Oct 3, 2012, 6:33 PM EST
The North Carolina academic scandal took another twist late on Tuesday night as the Raleigh News & Observer published yet another article on the investigation.
Instead of focusing on the African and Afro-American Studies department, the N&O dug up some information on a Naval Weapons System class that attracted a high-concentration of athletes. 30 of the 38 students in the class were athletes, and of those 30, six were basketball players. Bobby Frasor spoke on record about the class to the paper, and while he declined to name which of his teammates also took the class, the paper did identify Tyler Hansbrough as one of the six.
According to the report, it was the only time in the past six years that the class had basketball players in it.
That fact, in and of itself, isn’t troubling.
The syllabus for the NAVS 302 class shows that it was a different type of course than in other years. It had no required exams or quizzes and no major research paper. Students received much of their grade from a two- to three-page double-spaced midterm paper and a group project that required a 20-minute oral presentation split among five students.
Frasor recalled the paper was on weaponry and the presentation was on battle scenarios.
The professor for the class, Lt. Brian Lubitz, taught it only once, UNC records show. [...]
The current head of the Naval Science Department at UNC, Capt. Doug Wright, said the course work requirements in that particular class had troubled his predecessor, Capt. Stephen Matts, so much that Matts told subsequent instructors he wanted them changed. Later course outlines show quizzes, tests and papers or presentations. Matts could not be reached.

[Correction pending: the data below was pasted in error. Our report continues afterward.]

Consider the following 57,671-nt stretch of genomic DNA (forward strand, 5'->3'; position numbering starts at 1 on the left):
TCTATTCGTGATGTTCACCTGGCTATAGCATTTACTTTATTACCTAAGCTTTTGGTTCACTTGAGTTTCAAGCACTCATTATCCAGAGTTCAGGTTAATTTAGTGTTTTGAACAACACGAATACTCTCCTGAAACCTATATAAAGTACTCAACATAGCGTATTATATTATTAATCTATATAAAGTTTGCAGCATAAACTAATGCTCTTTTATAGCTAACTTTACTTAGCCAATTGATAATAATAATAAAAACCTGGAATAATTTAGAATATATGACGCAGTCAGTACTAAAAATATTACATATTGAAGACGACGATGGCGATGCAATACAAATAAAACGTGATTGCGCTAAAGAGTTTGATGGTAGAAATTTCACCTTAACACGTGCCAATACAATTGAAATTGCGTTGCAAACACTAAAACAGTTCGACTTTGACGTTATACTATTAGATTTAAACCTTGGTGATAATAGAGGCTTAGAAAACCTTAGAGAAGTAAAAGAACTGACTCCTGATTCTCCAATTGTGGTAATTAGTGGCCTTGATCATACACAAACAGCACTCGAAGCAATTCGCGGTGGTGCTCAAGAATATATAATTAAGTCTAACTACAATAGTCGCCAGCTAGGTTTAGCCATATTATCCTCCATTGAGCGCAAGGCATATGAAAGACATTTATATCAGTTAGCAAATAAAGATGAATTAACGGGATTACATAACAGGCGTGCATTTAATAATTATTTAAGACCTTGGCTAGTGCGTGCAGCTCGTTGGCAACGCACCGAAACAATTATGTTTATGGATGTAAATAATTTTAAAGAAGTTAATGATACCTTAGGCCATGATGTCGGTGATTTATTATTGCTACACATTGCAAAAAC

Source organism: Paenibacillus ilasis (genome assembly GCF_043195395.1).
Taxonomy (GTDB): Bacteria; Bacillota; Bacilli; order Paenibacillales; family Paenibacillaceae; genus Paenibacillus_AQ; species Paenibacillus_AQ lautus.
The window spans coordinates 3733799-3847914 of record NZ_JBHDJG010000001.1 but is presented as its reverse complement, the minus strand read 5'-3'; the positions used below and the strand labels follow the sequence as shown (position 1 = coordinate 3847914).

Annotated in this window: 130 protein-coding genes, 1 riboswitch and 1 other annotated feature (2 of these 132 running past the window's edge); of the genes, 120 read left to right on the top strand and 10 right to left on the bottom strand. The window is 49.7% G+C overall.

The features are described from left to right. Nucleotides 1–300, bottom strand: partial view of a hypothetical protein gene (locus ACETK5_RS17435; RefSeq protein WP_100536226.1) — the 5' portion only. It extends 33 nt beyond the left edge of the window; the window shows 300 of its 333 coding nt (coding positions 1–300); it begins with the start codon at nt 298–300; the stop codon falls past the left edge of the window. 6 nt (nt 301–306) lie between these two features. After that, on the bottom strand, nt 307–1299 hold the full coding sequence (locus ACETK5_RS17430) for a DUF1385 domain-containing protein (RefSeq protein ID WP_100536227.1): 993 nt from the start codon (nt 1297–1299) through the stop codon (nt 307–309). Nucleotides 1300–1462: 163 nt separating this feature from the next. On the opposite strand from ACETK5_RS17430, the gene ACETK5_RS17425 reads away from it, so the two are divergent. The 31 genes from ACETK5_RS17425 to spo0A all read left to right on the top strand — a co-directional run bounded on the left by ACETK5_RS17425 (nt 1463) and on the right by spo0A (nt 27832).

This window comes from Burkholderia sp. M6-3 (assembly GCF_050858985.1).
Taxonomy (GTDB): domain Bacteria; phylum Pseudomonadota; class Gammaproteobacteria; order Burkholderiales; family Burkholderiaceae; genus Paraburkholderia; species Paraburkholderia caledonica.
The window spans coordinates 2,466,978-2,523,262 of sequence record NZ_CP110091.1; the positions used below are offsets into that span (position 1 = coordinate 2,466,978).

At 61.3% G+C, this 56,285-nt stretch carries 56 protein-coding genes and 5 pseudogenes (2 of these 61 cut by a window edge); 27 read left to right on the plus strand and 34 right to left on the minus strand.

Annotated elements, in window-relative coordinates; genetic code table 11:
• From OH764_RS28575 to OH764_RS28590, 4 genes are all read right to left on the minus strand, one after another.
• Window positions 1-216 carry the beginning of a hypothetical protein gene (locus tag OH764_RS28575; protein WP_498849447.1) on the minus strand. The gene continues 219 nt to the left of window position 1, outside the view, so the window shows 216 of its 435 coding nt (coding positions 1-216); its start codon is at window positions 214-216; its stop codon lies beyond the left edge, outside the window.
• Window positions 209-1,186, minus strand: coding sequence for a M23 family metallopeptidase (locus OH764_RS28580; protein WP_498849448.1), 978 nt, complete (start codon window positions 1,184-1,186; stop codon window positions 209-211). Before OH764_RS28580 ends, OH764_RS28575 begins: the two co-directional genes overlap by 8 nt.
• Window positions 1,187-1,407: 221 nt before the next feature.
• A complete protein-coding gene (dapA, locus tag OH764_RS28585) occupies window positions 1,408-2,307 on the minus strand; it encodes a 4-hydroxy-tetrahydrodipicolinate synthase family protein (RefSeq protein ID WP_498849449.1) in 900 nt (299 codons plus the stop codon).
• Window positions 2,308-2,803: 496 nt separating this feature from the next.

Wright said he would have made the same changes because the class as structured under Lubitz would make it difficult to determine whether the students were learning the material.
Now, there is an important distinction to make here.
No-show classes, like what was happening in UNC’s AFAM department, are a problem. Having courses adjusted to make them easier so athletes can enroll in them, which is what yesterday’s revelation appears to say, is a problem.
But athletes gossiping about, and clustering in, classes that are rumored to be easy?
That happens on every college campus and includes far more students whose only athletic achievement involves an x-box controller than students who are on athletic scholarships. I certainly did it. I took four years of spanish in high school and, as a senior in college, enrolled in an Intro Spanish class with a teacher that I had heard graded quite easily. I took a half-credit Geology course that I knew was only graded with online, multiple-choice tests, and the enrollment in that class might have been 75% athletes. I took multiple Anthropology courses with one professor that I knew to be quite easy and that also brought her dog to class.
And I was an economics major at Vassar.
It also should be noted that simply having a large number of athletes in one class or one major isn’t indicative of cheating, either. At a school like North Carolina, the coaches are more concerned about having their athletes in practice than whether or not they are getting into the classes they want to take. (I doubt the players complain about that.) The more players that are in a class that meets at Noon instead of 7 p.m., the easier it becomes to schedule practices with the majority of the roster able to attend.
Don’t take what I’ve written here as evidence that North Carolina hasn’t cheated. I’m not saying that. I don’t know anything more than what’s been reported.
My point is simply that there needs to be more than a high percentage of athletes and an easy syllabus for a class to constitute academic fraud.
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